Tx Construction 1

A Confluence of Factors Exposing Industry Investment Gaps

Sept. 24, 2020
Gaps driven by changing energy mix, new markets, resource adequacy, increasing volume and severity of climate-related events.

According to its Failure to Act report released in early September, the American Civil Society of Engineers (ASCE) is predicting a $338 billion gap in electric infrastructure investment by 2039. That gap, representing shortfalls in spending for generation and T&D, is driven by a confluence of factors — the changing energy mix, new markets, resource adequacy, and the increasing volume and severity of climate-related events that is expected to worsen in coming years.

If investment needs are unmet, the United States will be faced with a series of “interrelated consequences” arousing from the lack of reliable power, says ASCE. For example, household costs could rise from $13 per household per year in 2020 to $563 in 2039. With production impacted, businesses are forecasted to lose $271 billion in the value of exports, while consumers incur an additional $142 billion in foreign imports during that same timeframe.

Spending in T&D Has Grown — But Not Enough

Investments in transmission infrastructure have grown in recent years, from $15.6 billion in 2012 to $22.2 billion in 2018, and increased spending is projected to 2022. At 11% of the 2039 investment gap ($39 billion), the forecasted leveling off after 2022 is troubling, given an Energy Information Association (EIA) recorded that the percent of transmission outages caused by unexpected failures grew from 32% between 2014-2018 to 46% in 2019 (based on voluntarily provided data cited in the report). That uptick is thought to be associated with a large number of wildfire events in 2019. As I write this, 2020 wildfires in California have already surpassed 2019 (and all previous years recorded) in terms of the number of events and acres of land burned. Once costs to utilities and then secondary costs to consumers are calculated, I have no doubt that will also surpass those of recent years.

Perhaps a more troubling finding is the forecasted investment gap in distribution-level infrastructure, 29% of the 2039 estimate ($100 billion). Since 2008, investment in distribution networks has increased dramatically, up 54% over the past two decades, according to EIA data cited. But, the distribution grid is significantly more exposed to factors such as aging infrastructure, adoption of distributed renewable resources, rising customer demands, and of course, climate-induced challenges.

Where are the Investments?

Utilities are investing in equipment and new technology, including smart grid investments and information systems that provide better information and general service options for customers.

Not surprisingly, the oldest grids have seen the most investment according to FERC financial data cited in the report, but many of these are located in regions that are responsible for the largest investment gaps in the forecast period: California, Northeast, Mid-Atlantic. These are among the most susceptible regions in the near term to climate change with exposure to coastal storms, rising sea levels, high temperatures and wildfire. Those factors may make it near impossible for utilities to keep up.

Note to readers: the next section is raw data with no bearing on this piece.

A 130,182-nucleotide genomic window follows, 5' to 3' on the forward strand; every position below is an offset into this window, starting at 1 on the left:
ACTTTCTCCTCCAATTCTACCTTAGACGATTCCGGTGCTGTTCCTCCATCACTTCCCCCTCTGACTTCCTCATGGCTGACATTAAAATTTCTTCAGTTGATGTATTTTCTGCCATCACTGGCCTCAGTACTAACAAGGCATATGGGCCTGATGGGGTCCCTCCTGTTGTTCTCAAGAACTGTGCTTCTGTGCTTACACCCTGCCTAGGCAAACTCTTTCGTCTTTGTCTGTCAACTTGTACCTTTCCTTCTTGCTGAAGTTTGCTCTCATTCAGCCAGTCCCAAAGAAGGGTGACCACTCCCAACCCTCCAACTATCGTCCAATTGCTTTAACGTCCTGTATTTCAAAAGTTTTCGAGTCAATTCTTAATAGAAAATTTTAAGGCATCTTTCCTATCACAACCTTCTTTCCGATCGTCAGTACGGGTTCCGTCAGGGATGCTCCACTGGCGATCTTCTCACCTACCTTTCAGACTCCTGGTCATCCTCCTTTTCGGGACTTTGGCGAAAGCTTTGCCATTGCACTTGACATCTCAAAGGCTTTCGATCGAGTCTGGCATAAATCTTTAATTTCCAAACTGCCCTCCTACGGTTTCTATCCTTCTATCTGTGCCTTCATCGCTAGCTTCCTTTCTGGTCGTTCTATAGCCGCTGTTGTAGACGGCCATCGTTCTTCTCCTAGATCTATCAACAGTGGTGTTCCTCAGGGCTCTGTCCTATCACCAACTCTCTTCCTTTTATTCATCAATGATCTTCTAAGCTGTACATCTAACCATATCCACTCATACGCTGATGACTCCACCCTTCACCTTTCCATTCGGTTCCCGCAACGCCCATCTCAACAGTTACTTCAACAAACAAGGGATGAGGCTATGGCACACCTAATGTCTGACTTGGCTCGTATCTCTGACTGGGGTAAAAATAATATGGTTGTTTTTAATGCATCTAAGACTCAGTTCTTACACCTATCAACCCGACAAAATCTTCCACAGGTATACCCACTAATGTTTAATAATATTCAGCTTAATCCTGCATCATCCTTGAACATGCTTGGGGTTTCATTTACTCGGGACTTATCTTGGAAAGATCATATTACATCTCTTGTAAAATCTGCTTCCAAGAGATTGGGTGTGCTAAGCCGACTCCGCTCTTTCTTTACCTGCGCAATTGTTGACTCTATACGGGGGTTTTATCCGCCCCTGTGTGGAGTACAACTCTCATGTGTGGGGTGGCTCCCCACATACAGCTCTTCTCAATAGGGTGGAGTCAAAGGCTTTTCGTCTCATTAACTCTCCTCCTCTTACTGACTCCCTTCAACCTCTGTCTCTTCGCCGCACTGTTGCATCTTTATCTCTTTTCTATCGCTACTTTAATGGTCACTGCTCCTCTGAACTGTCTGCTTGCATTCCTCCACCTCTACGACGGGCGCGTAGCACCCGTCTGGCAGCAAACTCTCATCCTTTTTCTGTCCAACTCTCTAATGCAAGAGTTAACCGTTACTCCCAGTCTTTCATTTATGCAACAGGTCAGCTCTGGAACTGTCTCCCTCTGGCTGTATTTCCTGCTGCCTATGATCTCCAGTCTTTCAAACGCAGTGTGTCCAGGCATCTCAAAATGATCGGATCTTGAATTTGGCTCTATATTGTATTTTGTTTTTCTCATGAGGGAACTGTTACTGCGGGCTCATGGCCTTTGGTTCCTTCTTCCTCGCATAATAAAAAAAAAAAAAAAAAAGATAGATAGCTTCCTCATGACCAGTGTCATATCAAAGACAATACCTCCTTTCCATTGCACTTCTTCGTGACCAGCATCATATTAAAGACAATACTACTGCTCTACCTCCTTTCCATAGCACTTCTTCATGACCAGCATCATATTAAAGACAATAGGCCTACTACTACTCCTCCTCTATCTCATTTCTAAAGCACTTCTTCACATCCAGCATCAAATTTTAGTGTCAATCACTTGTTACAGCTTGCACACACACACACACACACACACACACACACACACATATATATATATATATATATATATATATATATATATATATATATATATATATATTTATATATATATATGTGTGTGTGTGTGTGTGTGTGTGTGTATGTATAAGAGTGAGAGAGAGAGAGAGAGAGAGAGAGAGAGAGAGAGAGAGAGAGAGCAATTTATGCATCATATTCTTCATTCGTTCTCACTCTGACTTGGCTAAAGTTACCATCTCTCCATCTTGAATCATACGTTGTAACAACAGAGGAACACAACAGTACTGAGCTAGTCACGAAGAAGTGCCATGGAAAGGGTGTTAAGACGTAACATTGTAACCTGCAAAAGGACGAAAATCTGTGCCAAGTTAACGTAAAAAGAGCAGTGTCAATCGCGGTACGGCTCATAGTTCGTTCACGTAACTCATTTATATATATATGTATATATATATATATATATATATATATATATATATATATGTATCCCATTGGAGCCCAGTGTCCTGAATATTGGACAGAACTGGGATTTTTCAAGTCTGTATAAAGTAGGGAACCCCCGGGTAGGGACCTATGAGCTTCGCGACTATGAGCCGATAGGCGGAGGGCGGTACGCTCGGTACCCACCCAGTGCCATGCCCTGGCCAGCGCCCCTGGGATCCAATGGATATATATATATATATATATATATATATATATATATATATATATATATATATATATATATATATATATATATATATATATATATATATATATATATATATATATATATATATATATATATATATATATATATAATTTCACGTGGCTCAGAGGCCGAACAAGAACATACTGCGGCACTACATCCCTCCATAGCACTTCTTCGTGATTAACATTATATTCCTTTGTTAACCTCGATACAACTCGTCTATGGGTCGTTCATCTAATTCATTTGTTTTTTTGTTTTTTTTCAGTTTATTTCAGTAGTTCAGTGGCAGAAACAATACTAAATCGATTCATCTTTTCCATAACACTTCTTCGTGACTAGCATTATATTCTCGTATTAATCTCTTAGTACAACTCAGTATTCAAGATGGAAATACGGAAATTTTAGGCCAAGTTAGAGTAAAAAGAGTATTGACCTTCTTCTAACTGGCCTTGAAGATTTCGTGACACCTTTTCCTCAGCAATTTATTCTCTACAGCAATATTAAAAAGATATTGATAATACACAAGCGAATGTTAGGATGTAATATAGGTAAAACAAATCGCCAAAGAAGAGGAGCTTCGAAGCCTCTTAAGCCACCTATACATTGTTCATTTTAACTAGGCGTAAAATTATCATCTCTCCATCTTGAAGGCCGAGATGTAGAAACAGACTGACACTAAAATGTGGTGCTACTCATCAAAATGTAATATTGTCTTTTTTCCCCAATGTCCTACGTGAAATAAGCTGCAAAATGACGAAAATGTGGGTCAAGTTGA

Of all these areas, some might argue that insufficient investment in physical and cybersecurity may be the greatest threat to the reliability of the power sector. Going mostly unseen by the public, experts report that the quantity and sophistication of attacks on the power industry have been rising at an alarming rate.

Recently, Sean Stalzer, director of Cybersecurity at Dominion Energy, reported that his organization currently deals with approximately 3 billion attacks per month, and that number will only grow. He also believes that Dominion is not terribly unique in this respect. As a result, it has invested in and implemented a robust program to address physical and cybersecurity in a holistic, focused manner across its generation and T&D asset base and workforce. However, Dominion is only one of a small number of leaders in this approach.

“In North America, there continues to be a disproportionate focus on compliance rather than embracing holistic, risk-based security practices,” says Michael Kelly, a senior research analyst at Guidehouse Research. According to Kelly, this results in a significant spending gap between compliance costs and necessary security measures, while the bulk of the distribution system sits outside of NERC CIP compliance.

Without a lot of firm industry data it is difficult to do more than speculate on how security investment gaps would compare to other shortfalls on infrastructure spending — but I would personally bet that they are significant today, and will only continue to be more significant in the future.

Voice your opinion!

To join the conversation, and become an exclusive member of T&D World, create an account today!